By William Haderlie / August 22nd, 2018
One common feature of many reviews I’ve read or watched online about this game is that they do not mention the actual final dungeon of the game. But it is worth knowing about, especially because it’s rather difficult to open up. The first requirement is that you need to finish every Chapter 4 story, and the second requirement is that you need to complete 2 sets of side quest chains (I won’t say which, but you can look it up online if you can’t figure it out). Once you finish those side quests, a new side quest will appear in a forest area and by completing that you will gain the ability to find The Gate of Finis. This matters for the review for two major reasons. The first is that this actually represents the True Ending of the game and offers up the most difficult boss fights to test your capabilities against. The second major reason for mentioning this is that this area ties all the stories together. If you pay close enough attention, you will be able to pick up some ties between the stories in the game, but after you defeat the 8 sub-bosses in The Gate of Finis, you will find texts that fill in all the details of why these 8 stories are all connected. Once you defeat those sub-bosses, you will find out who the real puppet master of the entire story is, and you will face off against them in one major final battle that dwarfs every other boss in the game in difficulty. So gird your loins, even at level 90 I still needed to use some dirty tactics to finally see the True Ending to the game.
Combat is where this game shines the most. Even if you are not a huge fan of turn-based combat, there is a lot to love here. Most of that is because of how strategic the combat is combined with how many different ways you have of tackling it. The Boost Point system is like a refined form of the Bravely Default method of combat, but I actually prefer this one. Each character starts with 1 BP (unless you use the Head-Start Passive Skill) and you usually gain 1 BP per round. You can then spend those Boost Points (using the R button) to make your skills significantly more powerful. Each Job also contains a Divine Skill that you unlock after you have learned every other Job skill, and that Divine Skill can only be used in conjunction with spending 3 BP (along with a hefty 50 SP). Along with the BP, you need to balance the armor points of the enemies (the numbers surrounded by the shield icons you see above). The armor of each enemy can only be lowered by hitting the weakness of that creature with that weapon type or elemental type. To find out what a creature is weak to, you need to either hit it with that weapon (guesswork) or use the Scholar skill, Identify. Once you have broken an enemy’s armor, they will take significantly higher damage as well as being unable to attack for the next round. However, if you don’t kill them by the end of that next round, they will gain all their armor back and have the first attack against you the following round (no matter what your Speed is).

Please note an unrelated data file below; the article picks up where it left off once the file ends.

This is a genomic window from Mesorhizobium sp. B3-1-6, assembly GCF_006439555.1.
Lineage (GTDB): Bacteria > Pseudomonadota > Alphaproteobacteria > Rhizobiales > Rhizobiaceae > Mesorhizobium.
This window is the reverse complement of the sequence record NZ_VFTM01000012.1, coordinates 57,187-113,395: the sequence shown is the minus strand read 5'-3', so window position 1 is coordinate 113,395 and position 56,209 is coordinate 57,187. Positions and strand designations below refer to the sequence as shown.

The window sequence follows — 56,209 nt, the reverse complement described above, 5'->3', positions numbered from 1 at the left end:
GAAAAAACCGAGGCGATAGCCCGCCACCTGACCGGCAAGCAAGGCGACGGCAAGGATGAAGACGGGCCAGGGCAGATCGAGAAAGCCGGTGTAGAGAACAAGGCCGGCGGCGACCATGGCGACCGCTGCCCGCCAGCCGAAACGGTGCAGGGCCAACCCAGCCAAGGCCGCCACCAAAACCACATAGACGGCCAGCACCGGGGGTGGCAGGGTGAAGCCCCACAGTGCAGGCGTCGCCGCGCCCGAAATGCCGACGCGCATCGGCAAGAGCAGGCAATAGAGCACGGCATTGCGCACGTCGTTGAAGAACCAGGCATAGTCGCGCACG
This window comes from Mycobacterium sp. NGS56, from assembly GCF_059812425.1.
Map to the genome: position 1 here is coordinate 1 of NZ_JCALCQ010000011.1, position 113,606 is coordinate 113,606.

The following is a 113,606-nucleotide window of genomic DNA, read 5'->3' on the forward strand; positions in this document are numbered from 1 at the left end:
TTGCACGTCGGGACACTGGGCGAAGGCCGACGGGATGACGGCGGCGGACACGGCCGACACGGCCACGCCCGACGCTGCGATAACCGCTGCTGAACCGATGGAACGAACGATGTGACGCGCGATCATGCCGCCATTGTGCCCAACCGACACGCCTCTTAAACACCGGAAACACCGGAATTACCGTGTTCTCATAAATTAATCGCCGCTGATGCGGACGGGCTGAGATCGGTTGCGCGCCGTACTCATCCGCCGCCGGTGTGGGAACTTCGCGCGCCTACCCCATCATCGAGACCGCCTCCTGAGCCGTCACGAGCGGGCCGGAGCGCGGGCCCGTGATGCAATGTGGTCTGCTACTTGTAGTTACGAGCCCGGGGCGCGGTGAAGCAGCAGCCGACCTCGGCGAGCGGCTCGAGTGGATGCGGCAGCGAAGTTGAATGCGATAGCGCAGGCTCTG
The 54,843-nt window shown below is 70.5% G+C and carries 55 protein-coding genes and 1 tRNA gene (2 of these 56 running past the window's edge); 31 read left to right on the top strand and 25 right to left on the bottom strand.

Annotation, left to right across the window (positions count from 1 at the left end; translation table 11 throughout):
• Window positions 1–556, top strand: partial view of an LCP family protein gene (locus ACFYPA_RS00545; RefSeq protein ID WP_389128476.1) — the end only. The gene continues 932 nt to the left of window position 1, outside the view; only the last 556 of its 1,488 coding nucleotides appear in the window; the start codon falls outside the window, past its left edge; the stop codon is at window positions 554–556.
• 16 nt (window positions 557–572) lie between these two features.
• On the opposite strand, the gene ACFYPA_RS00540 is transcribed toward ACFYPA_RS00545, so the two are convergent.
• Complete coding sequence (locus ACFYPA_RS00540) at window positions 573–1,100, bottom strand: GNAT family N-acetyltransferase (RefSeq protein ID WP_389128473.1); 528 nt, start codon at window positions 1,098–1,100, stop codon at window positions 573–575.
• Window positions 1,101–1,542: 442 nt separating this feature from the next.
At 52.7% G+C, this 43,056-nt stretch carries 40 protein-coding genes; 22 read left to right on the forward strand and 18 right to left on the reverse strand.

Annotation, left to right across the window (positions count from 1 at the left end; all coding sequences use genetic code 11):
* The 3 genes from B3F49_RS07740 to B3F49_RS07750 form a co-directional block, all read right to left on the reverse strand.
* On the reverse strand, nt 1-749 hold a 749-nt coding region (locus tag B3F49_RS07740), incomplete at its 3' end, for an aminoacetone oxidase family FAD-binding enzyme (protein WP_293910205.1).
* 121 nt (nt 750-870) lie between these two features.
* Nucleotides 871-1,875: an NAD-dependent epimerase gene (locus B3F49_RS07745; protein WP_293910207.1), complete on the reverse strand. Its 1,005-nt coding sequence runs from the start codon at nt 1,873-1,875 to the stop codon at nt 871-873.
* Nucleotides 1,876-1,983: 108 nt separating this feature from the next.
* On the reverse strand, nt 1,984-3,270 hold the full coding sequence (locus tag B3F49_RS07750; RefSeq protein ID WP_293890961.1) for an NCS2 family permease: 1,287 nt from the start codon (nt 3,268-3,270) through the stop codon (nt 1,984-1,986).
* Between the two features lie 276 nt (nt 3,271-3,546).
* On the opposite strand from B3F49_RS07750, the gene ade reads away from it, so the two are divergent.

Bosses represent a change to that formula not only in their size and how hard they hit, but also they often have additional mechanics that require additional strategy. A common example of a mechanic change is that they can often summon minions that will protect the weaknesses of the boss so that you cannot break the armor of the boss until you defeat the minions. Another example is that they will start charging up a super powerful move after combat has proceeded for a certain number of rounds, and in order to interrupt that move you need to break the armor. Some very special bosses also gain more and more armor after each break and eventually channel an attack that will automatically kill your whole party (this is mostly the special subclass bosses). As a result you may need to use a certain set of passive skills for the dungeon crawl to the boss, and then change those passive skills right before the boss to go all out in power and not worry about things like SP conservation.